Not medicating young birds is probably the ideal scenario in
your own loft, however in a one loft futurity not medicating the young birds at
all is probably not a practicable idea. In my 8 year experience of running
a one loft futurity I have found that once I started accepting over 100 birds
the health problems started to grow disproportionately and when it reached the
200 bird mark dealing with health issues became a real challenge. Now, I
expect at least 20% of the birds to go through some form of illness. Some
sickness in what could be described as a "viral and bacterial jungle" is
inevitable. My task is to create an environment for the birds that will
not aggravate this situation but to help them develop a resistance to the
greatest challenge they will ever have to experience.
One loft derbies are growing in popularity yearly. They
are springing up all over Canada, which is a good thing because I believe that
they may help save our great sport. Part of the selection process in the
search of finding the best pigeons to send to these futurities is to select those that have ability to deal with the stress of relocation but most of all to
cope with being thrown in a "pathogenic nightmare". Regardless of the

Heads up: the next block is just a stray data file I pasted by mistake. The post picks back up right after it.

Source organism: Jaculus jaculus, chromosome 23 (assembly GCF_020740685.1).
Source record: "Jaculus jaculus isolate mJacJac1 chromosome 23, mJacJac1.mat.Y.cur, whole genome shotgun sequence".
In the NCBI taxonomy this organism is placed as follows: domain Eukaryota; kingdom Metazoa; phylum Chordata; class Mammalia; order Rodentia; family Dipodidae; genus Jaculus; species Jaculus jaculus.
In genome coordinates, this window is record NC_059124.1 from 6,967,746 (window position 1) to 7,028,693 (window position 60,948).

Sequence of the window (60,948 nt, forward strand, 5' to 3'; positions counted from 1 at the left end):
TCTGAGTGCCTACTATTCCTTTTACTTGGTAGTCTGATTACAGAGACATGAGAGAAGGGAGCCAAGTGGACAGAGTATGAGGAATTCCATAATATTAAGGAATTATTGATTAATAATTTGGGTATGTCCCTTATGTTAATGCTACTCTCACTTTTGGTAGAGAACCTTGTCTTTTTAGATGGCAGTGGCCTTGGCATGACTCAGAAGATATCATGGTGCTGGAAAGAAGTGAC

challenges that face these babies my goal is always to limit the amount of
medication used and still achieve the best racing results. I firmly believe that in
the long run this practice will be best for our sport. However, most fanciers
send their birds to futurities to fly the race schedule successfully and not to
have them succumb to disease before
racing begins. Only a few select young birds bred by pigeon fanciers in
Canada are sent
to futurities. Most are flown at the club level and are not exposed to
other young birds until they are more mature and disease resistant.
Sending young birds to one loft futurities at a very young age can be considered
an unusual circumstance for these select few candidates. Some
precautionary measures would be prudent in this case. Therefore after all
the birds have arrived a 5 in 1 treatment for canker, coccidiosis, worms and
respiratory ailments will be administered.
It is impossible to keep a loft totally free of
pathogens and probably not advisable to do so. I believe that to a
limit, "kids have to play in the dirt" to grow up to be healthy adults.
partial deep litter system will be used. A mixture of shavings, wood
pellets and dry
pigeon droppings will be left under the perches and turned daily. However,
all other areas will be scraped twice a day. Stable
Boy (100% Karbonyte) will be added to the litter and spread throughout the loft
regularly to keep it dry. An added benefit of this product is it will
neutralize ammonia given off by droppings. I have used it in my stock
lofts and it has worked very effectively.
The birds will be let out for the first time during the 3rd
week of May. Hopefully by this time the hawks will have decided to nest
elsewhere because of not finding an easy meal around the loft during their
migration. This year I have spotted several Goshawks flying in the area.